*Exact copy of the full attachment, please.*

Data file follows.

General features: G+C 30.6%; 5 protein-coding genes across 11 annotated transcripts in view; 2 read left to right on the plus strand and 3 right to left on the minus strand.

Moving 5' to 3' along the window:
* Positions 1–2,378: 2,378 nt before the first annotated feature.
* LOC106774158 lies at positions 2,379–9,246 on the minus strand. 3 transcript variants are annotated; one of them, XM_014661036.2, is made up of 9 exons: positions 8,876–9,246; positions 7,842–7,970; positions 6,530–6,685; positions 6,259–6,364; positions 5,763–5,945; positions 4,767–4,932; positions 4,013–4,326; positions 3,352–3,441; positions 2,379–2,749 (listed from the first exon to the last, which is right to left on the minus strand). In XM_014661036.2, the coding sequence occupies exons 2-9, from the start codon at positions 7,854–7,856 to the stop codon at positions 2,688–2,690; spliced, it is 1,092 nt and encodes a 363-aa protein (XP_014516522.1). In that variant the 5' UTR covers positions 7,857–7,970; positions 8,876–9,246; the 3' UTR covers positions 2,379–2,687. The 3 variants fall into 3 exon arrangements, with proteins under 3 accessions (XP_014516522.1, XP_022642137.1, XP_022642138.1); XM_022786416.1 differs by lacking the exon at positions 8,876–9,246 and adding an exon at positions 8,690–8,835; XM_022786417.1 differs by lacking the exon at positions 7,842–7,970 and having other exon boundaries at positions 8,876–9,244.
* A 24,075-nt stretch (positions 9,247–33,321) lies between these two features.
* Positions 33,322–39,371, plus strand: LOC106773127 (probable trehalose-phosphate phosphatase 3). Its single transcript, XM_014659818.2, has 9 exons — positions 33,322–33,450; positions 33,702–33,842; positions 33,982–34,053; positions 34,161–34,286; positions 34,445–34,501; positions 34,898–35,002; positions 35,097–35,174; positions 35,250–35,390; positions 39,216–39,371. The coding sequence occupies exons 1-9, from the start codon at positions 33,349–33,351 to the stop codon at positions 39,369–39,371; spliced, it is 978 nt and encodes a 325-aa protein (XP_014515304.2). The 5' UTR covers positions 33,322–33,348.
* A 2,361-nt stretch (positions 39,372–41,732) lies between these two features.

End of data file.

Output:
General features: G+C 30.6%; 5 protein-coding genes across 11 annotated transcripts in view; 2 read left to right on the plus strand and 3 right to left on the minus strand.

Moving 5' to 3' along the window:
* Positions 1–2,378: 2,378 nt before the first annotated feature.
* LOC106774158 lies at positions 2,379–9,246 on the minus strand. 3 transcript variants are annotated; one of them, XM_014661036.2, is made up of 9 exons: positions 8,876–9,246; positions 7,842–7,970; positions 6,530–6,685; positions 6,259–6,364; positions 5,763–5,945; positions 4,767–4,932; positions 4,013–4,326; positions 3,352–3,441; positions 2,379–2,749 (listed from the first exon to the last, which is right to left on the minus strand). In XM_014661036.2, the coding sequence occupies exons 2-9, from the start codon at positions 7,854–7,856 to the stop codon at positions 2,688–2,690; spliced, it is 1,092 nt and encodes a 363-aa protein (XP_014516522.1). In that variant the 5' UTR covers positions 7,857–7,970; positions 8,876–9,246; the 3' UTR covers positions 2,379–2,687. The 3 variants fall into 3 exon arrangements, with proteins under 3 accessions (XP_014516522.1, XP_022642137.1, XP_022642138.1); XM_022786416.1 differs by lacking the exon at positions 8,876–9,246 and adding an exon at positions 8,690–8,835; XM_022786417.1 differs by lacking the exon at positions 7,842–7,970 and having other exon boundaries at positions 8,876–9,244.
* A 24,075-nt stretch (positions 9,247–33,321) lies between these two features.
* Positions 33,322–39,371, plus strand: LOC106773127 (probable trehalose-phosphate phosphatase 3). Its single transcript, XM_014659818.2, has 9 exons — positions 33,322–33,450; positions 33,702–33,842; positions 33,982–34,053; positions 34,161–34,286; positions 34,445–34,501; positions 34,898–35,002; positions 35,097–35,174; positions 35,250–35,390; positions 39,216–39,371. The coding sequence occupies exons 1-9, from the start codon at positions 33,349–33,351 to the stop codon at positions 39,369–39,371; spliced, it is 978 nt and encodes a 325-aa protein (XP_014515304.2). The 5' UTR covers positions 33,322–33,348.
* A 2,361-nt stretch (positions 39,372–41,732) lies between these two features.